Before the Next Bomb Drops: Rising Up from Brooklyn to Palestine

(Author)
Available

Product Details

Price
$16.00  $14.88
Publisher
Haymarket Books
Publish Date
Pages
112
Dimensions
5.3 X 0.4 X 8.3 inches | 0.45 pounds
Language
English
Type
Paperback
EAN/UPC
9781608465248
BISAC Categories:

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About the Author

Remi Kanazi is a poet, writer, and organizer based in New York City. He is the author of Poetic Injustice: Writings on Resistance and Palestine and the editor of Poets For Palestine. His political commentary has been featured by news outlets throughout the world, including Salon, Al Jazeera English, and BBC Radio. Kanazi has toured hundreds of venues across the United States, Canada, Europe and the Middle East, and he has appeared in the Palestine Festival of Literature as well as Poetry International. He is a Lannan Residency Fellow and an Advisory Committee member for the Palestinian Campaign for the Academic and Cultural Boycott of Israel.

Reviews

"Remi Kanazi is one of the most courageous voices of this generation. Before the Next Bomb Drops is a beautiful but urgent clarion call for freedom, justice, and resistance in every pocket of the world, from occupied Palestine to gentrified Brooklyn. Read this book and prepare to be inspired, enlightened, and emboldened."
-Marc Lamont Hill, CNN commentator and host of HuffPost Live and BET News

"Here is how I consumed Before the Next Bomb Drops I'd read a page, then put it down, walk around the room for 30 seconds, then another page followed by another mental health break, and then I'd repeat this ritual. This book of poetry was devastating to pick up and impossible to put down. Remi Kanazi has graced us with poems that are an antidote to cynicism and a searing call of urgency for the human rights struggle of our times. If you are immersed in the struggle for Palestinian lives, your collection of literature is incomplete without this. But if you love poetry and know nothing of the Middle East, I also could not recommend a better book. Remi Kanazi has raised the bar for how art and politics can serve one another for the greater good."
-Dave Zirin, The Nation

"This is by far Remi Kanazi's best and most mature work. It is also his funniest, saddest and most uplifting. His poems evoke places from Brooklyn to Gaza, and he travels in time from 1948 to a present sometimes experienced through images on a smartphone flitting past desensitized eyes. Writing the lyrics of a movement, Kanazi aims upwards at the powerful and inwards, challenging our own complacency. His rhymes and rhythms, filled with sharp wit, irony and deep empathy, are a great joy to read even as they tackle some of the most urgent political struggles of our day."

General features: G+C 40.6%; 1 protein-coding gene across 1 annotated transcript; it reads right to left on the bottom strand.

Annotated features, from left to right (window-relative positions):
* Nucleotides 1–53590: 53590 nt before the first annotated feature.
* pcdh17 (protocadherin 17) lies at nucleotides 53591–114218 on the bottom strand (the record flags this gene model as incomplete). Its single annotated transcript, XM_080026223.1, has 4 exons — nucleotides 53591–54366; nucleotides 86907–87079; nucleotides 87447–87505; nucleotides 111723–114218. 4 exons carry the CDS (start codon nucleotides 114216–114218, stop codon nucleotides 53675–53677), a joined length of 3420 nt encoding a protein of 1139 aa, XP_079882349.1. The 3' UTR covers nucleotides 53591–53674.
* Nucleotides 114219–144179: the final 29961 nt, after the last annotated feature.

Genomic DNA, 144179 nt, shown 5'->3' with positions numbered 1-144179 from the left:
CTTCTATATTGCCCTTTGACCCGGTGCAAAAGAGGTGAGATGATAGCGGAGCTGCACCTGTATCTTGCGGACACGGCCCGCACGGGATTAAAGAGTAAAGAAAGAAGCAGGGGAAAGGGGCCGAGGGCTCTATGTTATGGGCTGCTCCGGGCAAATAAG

-Ali Abunimah, co-founder of Electronic Intifada and author of The Battle for Justice in Palestine

"Remi's verse is a series of indignant letters to the passersby of our historical moment who thought they were minding their own business but who, in fact, are perpetuating the problem with their privileged complicity. Each verse made me sink deeper into my chair and helped unleash a cascade of relieving tears: in anger, in mourning, and in hope."
-Noura Erakat, George Mason University and Human Rights Attorney

"One picture is worth one thousand words they used to say with regard to Palestine and its suffering throughout the ages. This wonderful, elegant and moving book will convince you that one poem is worth one thousand words and many pictures. It is a poetic, and very accessible, personal journey into the past and present of Palestine that will resonate with anyone concerned with the land and its people."
-Ilan Pappé, bestselling author of The Ethnic Cleansing of Palestine

"Remi Kanazi asks whether his words 'hurt more than bombs dropped on Gaza?' They may not, but his words, which combine art with a burning desire to narrate, to shout, to shake, to shame and to humanize, create a lasting, almost self-regenerating mind image of the bombs dropped, the houses demolished and the communities uprooted. Kanazi's haunting poems are not written to be consumed; they reserve a place in one's conscience, in one's memory, and-hopefully-in one's praxis."
-Omar Barghouti, Palestinian human rights activist and co-founder of the BDS movement